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NGS workflow

Overview

The main steps of next generation sequencing are library preparation, sequencing, and data analysis. The choices you make at each step will affect your experimental outcomes. Learn more about each step below.

The NGS workflow

NGS Workflow Step 1: Nucleic Acid Isolation

NGS starts with genomic material with either DNA or RNA that is extracted from cells or tissue. Your choice of isolation method or kit is critical to ensure proper lysis of cells and tissues so that you can capture the genetic material in the sample. Selecting the right isolation method or kit will maximize nucleic acid yield, purity, and quality for the next step of NGS library preparation. You should confirm the yield, purity, and quality of your sequences before moving on to the library preparation step.

  • Yield: most library prep methods require nanograms to micrograms of DNA or cDNA (from RNA). Keep this in mind when working with low biomass samples and be sure to select a proper isolation method/kit.
  • Purity: Some chemicals contained in nucleic acid isolation kits (phenol, ethanol) and biological materials (heparin, humic acid) can inhibit library preparation. Make sure your nucleic acid isolation method/kit includes steps for removing these inhibitors.
  • Quality: The quality of your DNA or RNA should help with a successful library preparation. For example, ensure that the DNA is of high molecular weight and intact, minimize degradation during RNA storage and preparation, and consider using specific isolation methods or kits if you know your starting material is already fragmented.

NGS Workflow Step 2: Library Preparation

The next step in the NGS workflow is library preparation and provides everything you need to do to your isolated, purified genomic material for sequencing. IDT products are compatible with many types of sequencing platforms, including Illumina®, Pacific Biosciences, and Oxford Nanopore Technologies.

During library prep, the nucleic acids are fragmented into shorter sequences (to combat sequencing bias) and adapters are attached to the sequences to make them compatible with the sequencer. Unique identifying sequences called “barcodes” or “indexes” are added to the samples at this stage. Barcodes allow samples to be combined which is referred to as “pooling” or “multiplexing.” This allows the researcher to perform sequencing simultaneously which saves time and money.

NGS Workflow Step 3: Sequencing

The third step in the NGS workflow is sequencing the libraries prepared in step two. There are many types of sequencing methods. The most popular method compatible with IDT products is provided by Illumina.

Illumina’s method is called sequencing-by-synthesis, in which fluorescently tagged bases emit a signal as they are added to a nucleic acid chain during synthesis. Illumina sequencing provides the highest throughput, largest data output, and lowest reagent costs.

Not sequencing with Illumina? We also help customers design custom solutions for other sequencing platforms. Contact us today to learn more about custom solutions.

Optional Step: Enrichment

An alternative to whole genome sequencing (WGS) is targeted sequencing, where specific portions of the genome, such as marker genes or other genomic regions of interest, are sequenced in lieu of the entire genome. This approach, called enrichment, is often faster and more cost-effective than sequencing the entire genome. Enrichment can be performed either during library prep (amplicon sequencing) or after library prep (hybridization capture), depending on the enrichment method chosen.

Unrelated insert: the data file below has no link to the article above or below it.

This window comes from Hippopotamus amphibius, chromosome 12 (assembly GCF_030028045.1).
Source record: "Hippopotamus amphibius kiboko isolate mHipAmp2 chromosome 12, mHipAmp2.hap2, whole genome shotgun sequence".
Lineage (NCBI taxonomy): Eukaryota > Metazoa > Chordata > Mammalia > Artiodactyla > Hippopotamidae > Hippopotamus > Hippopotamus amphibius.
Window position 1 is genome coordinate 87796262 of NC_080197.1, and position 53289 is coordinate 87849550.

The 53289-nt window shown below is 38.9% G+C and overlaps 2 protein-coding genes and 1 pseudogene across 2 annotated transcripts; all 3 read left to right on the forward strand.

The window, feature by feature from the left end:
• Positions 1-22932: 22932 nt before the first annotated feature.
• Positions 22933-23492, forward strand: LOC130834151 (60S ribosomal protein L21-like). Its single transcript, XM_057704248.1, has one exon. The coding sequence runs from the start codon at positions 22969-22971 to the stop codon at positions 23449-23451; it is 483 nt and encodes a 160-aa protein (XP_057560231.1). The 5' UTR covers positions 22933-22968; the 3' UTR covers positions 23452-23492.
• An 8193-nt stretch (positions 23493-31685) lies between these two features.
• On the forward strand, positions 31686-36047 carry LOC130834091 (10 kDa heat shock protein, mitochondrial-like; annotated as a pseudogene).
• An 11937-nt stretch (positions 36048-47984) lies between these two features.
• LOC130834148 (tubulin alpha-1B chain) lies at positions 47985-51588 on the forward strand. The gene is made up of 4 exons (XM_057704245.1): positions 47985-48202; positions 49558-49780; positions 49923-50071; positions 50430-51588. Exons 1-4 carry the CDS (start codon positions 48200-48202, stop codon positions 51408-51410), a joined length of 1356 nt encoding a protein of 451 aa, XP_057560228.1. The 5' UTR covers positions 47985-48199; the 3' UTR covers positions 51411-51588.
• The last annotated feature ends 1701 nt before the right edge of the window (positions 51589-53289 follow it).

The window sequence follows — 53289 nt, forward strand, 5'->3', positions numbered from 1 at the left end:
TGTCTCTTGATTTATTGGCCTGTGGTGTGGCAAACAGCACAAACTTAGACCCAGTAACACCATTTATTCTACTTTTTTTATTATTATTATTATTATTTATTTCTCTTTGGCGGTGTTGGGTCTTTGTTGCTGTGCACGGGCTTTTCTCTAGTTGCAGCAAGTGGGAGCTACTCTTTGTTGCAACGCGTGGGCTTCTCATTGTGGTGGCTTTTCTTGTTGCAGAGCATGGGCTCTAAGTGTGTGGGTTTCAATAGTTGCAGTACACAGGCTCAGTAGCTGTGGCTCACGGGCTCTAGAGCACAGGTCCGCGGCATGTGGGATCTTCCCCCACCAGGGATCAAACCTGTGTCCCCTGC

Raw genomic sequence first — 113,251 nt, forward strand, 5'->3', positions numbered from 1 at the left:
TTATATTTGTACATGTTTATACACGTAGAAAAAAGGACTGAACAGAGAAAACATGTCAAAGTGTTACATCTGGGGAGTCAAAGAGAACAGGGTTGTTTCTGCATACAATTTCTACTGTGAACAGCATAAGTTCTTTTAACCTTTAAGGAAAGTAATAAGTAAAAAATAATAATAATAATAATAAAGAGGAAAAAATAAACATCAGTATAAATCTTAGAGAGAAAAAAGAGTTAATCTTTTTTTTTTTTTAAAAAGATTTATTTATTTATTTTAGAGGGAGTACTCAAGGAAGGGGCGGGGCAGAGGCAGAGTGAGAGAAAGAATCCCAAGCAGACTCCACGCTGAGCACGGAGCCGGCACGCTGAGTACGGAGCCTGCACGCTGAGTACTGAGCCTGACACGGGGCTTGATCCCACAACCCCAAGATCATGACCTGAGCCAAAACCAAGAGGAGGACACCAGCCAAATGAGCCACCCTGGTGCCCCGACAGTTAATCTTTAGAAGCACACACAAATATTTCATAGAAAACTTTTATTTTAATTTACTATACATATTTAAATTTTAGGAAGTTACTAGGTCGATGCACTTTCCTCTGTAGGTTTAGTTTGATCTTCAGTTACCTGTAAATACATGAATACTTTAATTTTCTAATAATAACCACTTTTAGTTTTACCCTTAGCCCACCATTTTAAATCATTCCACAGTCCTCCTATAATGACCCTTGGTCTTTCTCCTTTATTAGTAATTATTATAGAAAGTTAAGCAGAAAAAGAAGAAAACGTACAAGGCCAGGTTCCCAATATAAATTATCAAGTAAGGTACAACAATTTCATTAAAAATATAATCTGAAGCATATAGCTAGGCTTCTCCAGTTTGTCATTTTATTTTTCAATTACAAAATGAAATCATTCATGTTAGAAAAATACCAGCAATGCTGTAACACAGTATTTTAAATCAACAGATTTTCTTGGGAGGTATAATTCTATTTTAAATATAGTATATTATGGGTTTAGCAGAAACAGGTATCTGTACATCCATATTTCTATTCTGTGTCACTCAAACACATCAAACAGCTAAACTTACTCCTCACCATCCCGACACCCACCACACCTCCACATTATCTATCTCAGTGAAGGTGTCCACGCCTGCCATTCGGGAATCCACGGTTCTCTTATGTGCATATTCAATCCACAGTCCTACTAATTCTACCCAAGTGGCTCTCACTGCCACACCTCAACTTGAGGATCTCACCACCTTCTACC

NGS Workflow Step 4: Data Analysis

The last step in the NGS workflow is analyzing the sequence reads produced by the sequencer. Just as there are many sequencing methods, there are many data analysis approaches, but they generally fall into one of two categories: read processing and sequence analysis.

  • Read processing: read processing is basically a series of quality control steps that clean your sequences and prepare them for downstream analyses. Read processing begins with base calling, where specific nucleotides present at each position in a single sequencing read are identified. Each base call receives a quality score (i.e., how confident are we that the call is correct); reads with low average quality scores can be removed from the dataset. Adaptor sequences added during library prep are then removed, and if barcodes were added, reads can be separated and grouped based on the sample they came from in a process called demultiplexing.
  • Sequence analysis: Sequence analysis typically begins by aligning your filtered set of sequences against a reference genome or database. Then, any number of steps can be performed, including removal of duplicate reads, alignment, and assembly (when performing de novo sequencing), genome annotation, variant calling/annotation, determination of gene counts, and more. There are a wide variety of bioinformatics tools and data analysis apps you can use to analyze your sequences, each with its own benefits and caveats.
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Targeted sequencing application guide

This detailed overview walks you through major advances in capture and enrichment technology, types of targeted next generation sequencing, their applications, and more.

Get started with next generation sequencing

Whether you need a library prep kit, custom NGS adaptors, or SARS-CoV2 research primers and probes, we have it. Talk to a scientific application specialist today to design and customize your NGS workflow.

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